31st Sunday of Ordinary Time - Year A


The priests of Israel had a hereditary right to support by the rest of the people. Technically they didn't have to do any physical work other than offering sacrifices. Paul makes a point of working to support not only himself but also his co-workers. He was a master tent and sail maker. Such skills would have been in demand anywhere in the Mediterranean world.

Oh priests this commandment is for you.

Working day and night in order not to burden any of you.


They widen their philacteries and broaden their tassels.


Jesus criticizes the religious leadership of his nation for arrogance. He singles out their love of religious costume. Among these are phylacteries and tassels.
Phylacteries are amulets in the form of small boxes. Inside were Scripture quotes from Ex 13:1-6 and Dt 6:4-9 and 11:13-21. The boxes were tied to the arm and forehead with long straps for morning prayer. The Pharisees affected extra-large versions.
The tassels were part of the prayer shawls also worn during prayer. The shawls represented the Meeting Tent used from the time of Moses. The tassels symbolized the tent ropes. Jesus wore simple garb.


This week's Mass presents examples of humility. It is one of the most misunderstood virtues. It does not involve an attitude of submission or weakness. It is rather an attitude of willingness to accept help. No one is truly self-sufficient. We all lack some skill or ability, perhaps several. Arrogance is the feeling that we are totally in control and need no outside aid.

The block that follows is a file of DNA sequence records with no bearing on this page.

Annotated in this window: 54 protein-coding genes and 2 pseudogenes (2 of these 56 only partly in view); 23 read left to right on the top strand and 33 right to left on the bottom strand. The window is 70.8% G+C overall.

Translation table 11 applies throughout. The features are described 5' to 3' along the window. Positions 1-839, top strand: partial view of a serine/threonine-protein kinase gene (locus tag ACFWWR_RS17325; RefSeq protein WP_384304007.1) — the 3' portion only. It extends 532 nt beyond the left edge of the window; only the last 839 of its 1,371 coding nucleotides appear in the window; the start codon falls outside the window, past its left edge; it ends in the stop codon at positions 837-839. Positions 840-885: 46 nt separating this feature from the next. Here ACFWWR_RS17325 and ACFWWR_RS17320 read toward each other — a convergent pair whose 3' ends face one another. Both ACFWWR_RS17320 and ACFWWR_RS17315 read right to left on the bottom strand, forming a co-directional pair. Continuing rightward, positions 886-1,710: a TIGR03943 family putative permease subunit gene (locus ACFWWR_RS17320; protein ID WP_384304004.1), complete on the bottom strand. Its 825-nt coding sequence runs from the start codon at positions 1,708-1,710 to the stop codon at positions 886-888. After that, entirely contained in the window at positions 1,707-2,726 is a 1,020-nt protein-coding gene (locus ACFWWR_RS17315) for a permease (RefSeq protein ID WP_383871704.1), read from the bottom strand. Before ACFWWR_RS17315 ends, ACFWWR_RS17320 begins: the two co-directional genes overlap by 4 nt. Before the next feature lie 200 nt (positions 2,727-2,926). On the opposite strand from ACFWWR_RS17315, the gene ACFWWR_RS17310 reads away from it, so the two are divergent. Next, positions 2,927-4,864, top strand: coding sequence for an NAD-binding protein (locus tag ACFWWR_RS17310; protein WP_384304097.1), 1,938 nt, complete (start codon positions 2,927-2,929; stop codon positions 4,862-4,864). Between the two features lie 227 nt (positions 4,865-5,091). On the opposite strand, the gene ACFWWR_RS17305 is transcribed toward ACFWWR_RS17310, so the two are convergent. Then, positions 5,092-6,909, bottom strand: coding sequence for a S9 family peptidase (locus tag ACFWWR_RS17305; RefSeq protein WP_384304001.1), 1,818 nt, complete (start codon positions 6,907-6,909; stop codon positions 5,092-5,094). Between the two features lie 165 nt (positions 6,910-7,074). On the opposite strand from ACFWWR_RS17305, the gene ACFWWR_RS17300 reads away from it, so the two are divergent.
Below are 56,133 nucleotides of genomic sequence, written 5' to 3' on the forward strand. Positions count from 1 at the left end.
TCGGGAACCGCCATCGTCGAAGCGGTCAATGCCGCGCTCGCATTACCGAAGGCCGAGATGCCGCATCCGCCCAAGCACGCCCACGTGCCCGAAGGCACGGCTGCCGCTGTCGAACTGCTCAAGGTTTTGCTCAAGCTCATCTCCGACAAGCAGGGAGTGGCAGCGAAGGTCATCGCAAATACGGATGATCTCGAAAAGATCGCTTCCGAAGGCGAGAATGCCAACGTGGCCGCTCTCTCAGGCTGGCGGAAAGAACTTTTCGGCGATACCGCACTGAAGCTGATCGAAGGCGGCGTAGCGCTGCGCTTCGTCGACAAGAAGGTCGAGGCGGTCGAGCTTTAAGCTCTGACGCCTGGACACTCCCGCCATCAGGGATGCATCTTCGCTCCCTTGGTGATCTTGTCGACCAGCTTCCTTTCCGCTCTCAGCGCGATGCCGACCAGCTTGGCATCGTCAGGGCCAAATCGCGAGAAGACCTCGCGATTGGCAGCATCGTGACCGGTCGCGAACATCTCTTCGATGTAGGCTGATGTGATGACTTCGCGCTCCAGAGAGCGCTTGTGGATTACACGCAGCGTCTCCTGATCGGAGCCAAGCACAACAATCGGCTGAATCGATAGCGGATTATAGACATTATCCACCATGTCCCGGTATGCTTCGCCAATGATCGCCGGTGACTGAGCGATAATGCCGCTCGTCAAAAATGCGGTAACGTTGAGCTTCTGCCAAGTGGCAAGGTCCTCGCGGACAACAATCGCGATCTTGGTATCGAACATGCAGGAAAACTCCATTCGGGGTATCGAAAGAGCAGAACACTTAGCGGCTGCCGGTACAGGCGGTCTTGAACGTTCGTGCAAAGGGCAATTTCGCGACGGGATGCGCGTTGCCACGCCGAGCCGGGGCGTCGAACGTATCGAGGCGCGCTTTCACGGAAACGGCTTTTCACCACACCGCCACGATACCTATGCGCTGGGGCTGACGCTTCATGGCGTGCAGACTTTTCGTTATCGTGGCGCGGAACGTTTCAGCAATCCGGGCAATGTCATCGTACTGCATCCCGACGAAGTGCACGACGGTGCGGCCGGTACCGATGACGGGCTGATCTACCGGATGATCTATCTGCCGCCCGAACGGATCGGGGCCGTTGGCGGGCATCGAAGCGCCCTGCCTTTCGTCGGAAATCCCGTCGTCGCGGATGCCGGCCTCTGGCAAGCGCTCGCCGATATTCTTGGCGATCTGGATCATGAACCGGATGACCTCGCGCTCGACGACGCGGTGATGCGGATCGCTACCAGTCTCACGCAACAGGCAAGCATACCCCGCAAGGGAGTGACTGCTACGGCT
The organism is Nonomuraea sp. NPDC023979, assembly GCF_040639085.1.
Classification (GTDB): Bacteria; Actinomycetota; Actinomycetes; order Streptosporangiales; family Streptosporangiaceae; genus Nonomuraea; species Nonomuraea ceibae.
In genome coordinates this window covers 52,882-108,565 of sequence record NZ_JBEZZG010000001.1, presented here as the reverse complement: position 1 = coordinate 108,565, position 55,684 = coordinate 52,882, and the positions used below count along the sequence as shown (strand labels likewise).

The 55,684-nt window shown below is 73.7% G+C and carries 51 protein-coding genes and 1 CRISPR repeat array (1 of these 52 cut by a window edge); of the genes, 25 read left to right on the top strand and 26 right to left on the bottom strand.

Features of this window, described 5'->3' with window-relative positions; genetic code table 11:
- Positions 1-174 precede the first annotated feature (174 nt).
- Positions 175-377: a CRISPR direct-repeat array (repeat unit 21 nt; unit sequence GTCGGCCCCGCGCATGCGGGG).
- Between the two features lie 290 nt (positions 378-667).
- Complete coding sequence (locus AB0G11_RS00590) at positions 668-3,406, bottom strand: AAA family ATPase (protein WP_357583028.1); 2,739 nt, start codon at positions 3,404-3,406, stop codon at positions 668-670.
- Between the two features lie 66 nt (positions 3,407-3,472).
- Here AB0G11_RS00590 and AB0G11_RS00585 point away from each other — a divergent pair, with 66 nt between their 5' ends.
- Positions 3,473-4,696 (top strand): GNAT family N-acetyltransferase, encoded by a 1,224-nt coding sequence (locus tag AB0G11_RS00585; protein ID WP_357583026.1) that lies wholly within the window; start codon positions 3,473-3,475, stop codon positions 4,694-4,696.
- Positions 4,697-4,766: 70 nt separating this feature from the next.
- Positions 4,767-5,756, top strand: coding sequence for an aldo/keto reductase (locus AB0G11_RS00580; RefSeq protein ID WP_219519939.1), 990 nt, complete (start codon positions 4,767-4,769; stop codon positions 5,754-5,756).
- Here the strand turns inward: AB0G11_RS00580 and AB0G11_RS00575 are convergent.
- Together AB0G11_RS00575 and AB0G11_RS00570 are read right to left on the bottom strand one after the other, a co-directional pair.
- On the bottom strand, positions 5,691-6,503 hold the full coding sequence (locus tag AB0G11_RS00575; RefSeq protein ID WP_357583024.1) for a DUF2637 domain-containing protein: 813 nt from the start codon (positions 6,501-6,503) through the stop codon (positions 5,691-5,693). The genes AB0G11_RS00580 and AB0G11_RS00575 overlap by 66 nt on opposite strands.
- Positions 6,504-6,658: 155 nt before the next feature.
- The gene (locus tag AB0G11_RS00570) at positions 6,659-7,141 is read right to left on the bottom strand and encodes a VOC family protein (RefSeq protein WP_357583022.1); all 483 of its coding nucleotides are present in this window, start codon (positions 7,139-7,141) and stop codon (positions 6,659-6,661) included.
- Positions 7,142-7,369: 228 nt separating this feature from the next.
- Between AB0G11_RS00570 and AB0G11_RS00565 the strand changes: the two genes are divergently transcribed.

The priests and Pharisees wielded tremendous power in their day. They demonstrated this assumed authority in their dress, mannerisms and demand for attention. Paul shows humility in that he wishes not to burden anyone, but to serve. He willingly accepts help from others, but does not demand it.
Do you seek assistance or refuse to ask for it or accept it when proffered? The difference shows your humility or pride.

Related: Resources on Sunday Readings - Clipart, homelies, articles, coloring pages, music: Matthew, Mark, Luke, John

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